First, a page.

Ultimately all these innovations point to one thing – delivering a quality, sustainable service for Maersk Line’s customers.

The winners will be announced on October 1 with the ceremony being held at the National Maritime Museum in Greenwich.

Maersk Batur saves fishermen lost at sea

Attacked by pirates, three South American fishermen were left drifting for two weeks in the Pacific Ocean. They were rescued by the Maersk Batur in a challenging operation that required great precision and teamwork.

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On 1 June, three fishermen set out from their hometown of Cabo de San Lorenzo, Ecuador. Jamil Caicedo (from Colombia) and Carlos Meza and Jorge Ayosa (both from Equador) are all in their twenties. The trio had done the trip a few times before and their skiff was carrying enough fuel, water and food for the return journey to Malpelo.

Two days into their journey, disaster struck. Late in the evening on 3 June the little group was attacked by a gang of heavily armed pirates who callously robbed them of both outboard motors and all fuel supplies.

Left with no means to navigate or communicate, it was a hopeless situation as the skiff drifted farther and farther into the vast expanse of the Pacific Ocean. In the days that followed, Jamil, Carlos and Jorge tried to ration their limited provisions. They kept fishing and eating their catch, but with no rain to replenish their lifesaving water supplies, they knew that time was running out.

Drifted 570 miles

Twelve days had passed since the pirate attack, and the skiff had drifted nearly 570 nautical miles in open sea. Not a single vessel had been sighted, and water supplies were running disastrously low. On the Maersk Batur, 15 June was a typical Monday morning. The container vessel was just north of the Galapagos Islands, having departed Balboa, Panama two days earlier for its southbound voyage to Auckland, New Zealand.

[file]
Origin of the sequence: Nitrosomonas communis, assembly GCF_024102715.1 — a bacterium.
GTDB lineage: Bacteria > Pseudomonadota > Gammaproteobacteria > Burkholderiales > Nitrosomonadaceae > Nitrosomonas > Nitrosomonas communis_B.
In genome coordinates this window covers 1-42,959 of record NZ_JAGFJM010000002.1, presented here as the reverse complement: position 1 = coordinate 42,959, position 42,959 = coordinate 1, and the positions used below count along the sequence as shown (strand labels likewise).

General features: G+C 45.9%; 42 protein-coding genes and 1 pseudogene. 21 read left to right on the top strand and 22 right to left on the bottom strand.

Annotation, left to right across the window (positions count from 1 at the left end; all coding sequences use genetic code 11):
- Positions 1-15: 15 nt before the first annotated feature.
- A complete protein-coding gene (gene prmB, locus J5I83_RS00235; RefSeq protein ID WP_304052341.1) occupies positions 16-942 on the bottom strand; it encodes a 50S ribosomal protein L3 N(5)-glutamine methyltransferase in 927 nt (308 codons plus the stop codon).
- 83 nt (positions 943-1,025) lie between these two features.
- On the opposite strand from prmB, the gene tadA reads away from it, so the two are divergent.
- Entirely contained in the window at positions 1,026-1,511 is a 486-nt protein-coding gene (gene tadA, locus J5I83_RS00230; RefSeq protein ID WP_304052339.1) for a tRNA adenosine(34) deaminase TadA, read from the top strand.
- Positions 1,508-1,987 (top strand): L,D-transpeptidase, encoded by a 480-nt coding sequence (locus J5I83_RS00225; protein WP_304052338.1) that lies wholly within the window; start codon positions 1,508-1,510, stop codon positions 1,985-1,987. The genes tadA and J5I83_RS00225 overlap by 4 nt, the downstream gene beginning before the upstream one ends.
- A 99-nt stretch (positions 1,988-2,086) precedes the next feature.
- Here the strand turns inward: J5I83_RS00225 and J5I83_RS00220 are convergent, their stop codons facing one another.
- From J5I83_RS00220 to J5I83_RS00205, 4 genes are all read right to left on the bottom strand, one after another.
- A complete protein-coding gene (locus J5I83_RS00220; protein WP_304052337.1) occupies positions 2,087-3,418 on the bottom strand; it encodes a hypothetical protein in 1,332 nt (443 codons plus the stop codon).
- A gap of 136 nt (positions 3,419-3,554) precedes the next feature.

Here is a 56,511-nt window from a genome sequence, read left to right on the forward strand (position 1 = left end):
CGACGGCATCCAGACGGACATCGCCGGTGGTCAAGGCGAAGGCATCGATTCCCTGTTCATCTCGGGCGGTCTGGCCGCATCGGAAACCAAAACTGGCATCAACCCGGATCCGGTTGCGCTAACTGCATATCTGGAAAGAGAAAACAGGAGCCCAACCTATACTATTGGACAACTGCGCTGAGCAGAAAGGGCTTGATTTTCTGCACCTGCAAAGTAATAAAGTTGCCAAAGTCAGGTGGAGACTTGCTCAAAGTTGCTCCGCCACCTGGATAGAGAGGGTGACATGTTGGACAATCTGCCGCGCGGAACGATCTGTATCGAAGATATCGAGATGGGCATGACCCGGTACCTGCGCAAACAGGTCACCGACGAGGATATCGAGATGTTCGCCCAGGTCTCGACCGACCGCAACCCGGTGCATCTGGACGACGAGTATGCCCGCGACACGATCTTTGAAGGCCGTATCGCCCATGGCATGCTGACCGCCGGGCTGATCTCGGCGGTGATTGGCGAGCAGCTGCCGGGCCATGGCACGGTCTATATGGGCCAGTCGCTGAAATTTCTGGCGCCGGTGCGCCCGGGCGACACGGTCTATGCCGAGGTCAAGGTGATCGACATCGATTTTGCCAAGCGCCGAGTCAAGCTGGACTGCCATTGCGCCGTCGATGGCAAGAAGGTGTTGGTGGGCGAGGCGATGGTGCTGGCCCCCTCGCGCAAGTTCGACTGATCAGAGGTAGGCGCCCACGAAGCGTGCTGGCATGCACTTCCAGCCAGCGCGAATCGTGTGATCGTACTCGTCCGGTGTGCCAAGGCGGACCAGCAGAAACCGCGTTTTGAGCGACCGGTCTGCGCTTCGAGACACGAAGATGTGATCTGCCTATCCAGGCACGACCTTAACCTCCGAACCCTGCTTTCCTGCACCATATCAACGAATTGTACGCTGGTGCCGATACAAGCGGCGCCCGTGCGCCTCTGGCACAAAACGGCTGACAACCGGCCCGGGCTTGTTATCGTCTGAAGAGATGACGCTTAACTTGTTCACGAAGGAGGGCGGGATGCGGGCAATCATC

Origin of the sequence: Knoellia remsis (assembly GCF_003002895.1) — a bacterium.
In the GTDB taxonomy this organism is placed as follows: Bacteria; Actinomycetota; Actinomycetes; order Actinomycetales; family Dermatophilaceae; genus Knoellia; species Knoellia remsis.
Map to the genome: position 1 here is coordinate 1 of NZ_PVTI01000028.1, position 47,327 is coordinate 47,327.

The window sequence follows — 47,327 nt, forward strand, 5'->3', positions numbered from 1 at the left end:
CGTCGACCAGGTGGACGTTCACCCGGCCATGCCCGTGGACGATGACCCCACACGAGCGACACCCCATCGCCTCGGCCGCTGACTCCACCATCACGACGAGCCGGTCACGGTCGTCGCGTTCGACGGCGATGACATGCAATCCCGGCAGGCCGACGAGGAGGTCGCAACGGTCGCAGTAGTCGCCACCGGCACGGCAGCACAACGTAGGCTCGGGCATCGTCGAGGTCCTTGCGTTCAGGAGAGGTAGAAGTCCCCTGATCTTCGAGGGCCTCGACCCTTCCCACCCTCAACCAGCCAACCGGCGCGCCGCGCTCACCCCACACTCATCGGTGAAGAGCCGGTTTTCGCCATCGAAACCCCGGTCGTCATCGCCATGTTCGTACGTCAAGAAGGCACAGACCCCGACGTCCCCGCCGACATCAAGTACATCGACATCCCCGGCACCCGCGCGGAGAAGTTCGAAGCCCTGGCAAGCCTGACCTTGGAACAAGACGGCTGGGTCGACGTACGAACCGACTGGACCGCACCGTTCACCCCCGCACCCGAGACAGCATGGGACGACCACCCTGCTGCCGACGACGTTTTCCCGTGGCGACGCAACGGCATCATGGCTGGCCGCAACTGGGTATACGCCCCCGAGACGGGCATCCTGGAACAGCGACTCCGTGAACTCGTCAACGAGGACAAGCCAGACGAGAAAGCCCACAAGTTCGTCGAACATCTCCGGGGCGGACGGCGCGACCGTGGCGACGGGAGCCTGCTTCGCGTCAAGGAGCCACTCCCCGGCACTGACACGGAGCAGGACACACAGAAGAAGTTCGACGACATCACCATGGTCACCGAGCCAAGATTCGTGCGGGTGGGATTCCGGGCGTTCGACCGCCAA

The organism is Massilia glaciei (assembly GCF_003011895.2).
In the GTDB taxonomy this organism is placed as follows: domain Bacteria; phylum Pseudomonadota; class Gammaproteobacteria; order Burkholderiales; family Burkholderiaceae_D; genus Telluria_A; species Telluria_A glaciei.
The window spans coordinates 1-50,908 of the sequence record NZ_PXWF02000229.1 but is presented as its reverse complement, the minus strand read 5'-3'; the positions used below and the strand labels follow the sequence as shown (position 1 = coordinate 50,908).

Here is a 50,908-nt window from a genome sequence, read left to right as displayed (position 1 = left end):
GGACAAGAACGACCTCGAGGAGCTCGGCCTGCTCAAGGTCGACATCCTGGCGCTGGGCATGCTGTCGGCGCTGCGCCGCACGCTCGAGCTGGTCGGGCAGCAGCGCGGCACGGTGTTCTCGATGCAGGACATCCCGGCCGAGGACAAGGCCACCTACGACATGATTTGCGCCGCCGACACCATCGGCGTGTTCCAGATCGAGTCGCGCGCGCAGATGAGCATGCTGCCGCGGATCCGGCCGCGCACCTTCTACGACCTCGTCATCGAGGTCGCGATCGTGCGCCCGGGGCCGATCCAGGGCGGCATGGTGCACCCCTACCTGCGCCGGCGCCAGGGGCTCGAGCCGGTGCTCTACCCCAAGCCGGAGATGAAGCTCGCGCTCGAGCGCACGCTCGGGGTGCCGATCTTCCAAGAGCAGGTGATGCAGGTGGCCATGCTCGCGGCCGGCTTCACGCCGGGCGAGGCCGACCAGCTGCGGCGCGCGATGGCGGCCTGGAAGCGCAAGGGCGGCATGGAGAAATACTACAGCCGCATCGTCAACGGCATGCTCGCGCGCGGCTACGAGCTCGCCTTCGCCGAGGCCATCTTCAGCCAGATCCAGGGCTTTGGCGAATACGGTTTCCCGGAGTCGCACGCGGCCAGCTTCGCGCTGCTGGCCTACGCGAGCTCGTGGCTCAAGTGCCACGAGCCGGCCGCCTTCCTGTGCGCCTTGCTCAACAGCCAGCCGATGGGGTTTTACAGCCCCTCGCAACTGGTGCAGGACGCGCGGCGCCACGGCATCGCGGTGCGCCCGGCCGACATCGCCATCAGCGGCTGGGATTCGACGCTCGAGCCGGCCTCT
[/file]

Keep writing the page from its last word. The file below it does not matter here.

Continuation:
At 11.10 am, Captain R. Morrison received a call from the bridge; the officer on watch had spotted a small boat apparently in difficulty.

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Fighting back tears, Jamil explains the mixture of panic and relief he and his two friends felt when they first saw the Maersk Batur in the distant horizon. “We kept waving our arms and flags, anything we could wave, while hoping and praying that the ship would see us,” he says.

All hands on deck

Fortunately, the officer on the bridge took the time to study the situation closely, and realising that all did not appear well, he initiated an immediate rescue operation. All officers and crew reacted swiftly and efficiently to carry out the delicate and precise manoeuvring required to position the vessel safely alongside the small boat. The exhausted men below helped secure their skiff with the ropes and lines thrown to them, and after less than an hour they were able to climb up the ladder to safety.

Reflecting on the experience, Captain Morrison is very pleased with how all officers and crew reacted as a ‘competent single team’. “It seems more than luck that those young men were close to our track in daylight hours and it was indeed very gratifying to see the skills we practice in our regular drill exercises being put to such good use,” he says.

Strong faith despite uncertain future

Safely on board the Maersk Batur, the exhausted men were grateful to receive a good meal and plenty of well-deserved rest. Their worst nightmare was finally over and they were able to contact their families and give them the good news that they would be returning home safe and sound.

When the vessel arrived in Auckland on 30 June, local Maersk Line staff was able to meet the three men before their flight back to Ecuador.

By then, Jamil, Carlos and Jorge had had plenty of time to reflect on their situation. They were mostly looking forward to being reunited with their young children and telling everyone at home their amazing tale of survival.

Author: Tine Westergaard Jensen

Deja vu as Maersk Regensburg picks up 427 migrants

Ten months after its previous rescue mission in the Mediterranean Sea, Maersk Regensburg was at the centre of action again recently. On the evening of 9 April the Maersk Regensburg left Al Khoms in Libya for the 20-hour sea passage to Sfax, Tunisia. In circumstances almost exactly similar to the journey of 6-7 June 2014, the vessel was once again involved in a migrant rescue situation off the Libyan coast.

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Sea conditions were flat calm, and the next day the vessel was requested to divert to assist with a search and rescue incident. Based on previous experience and lessons learned, the captain briefed the crew to make sure they could handle the situation well.

Taking 427 migrants on board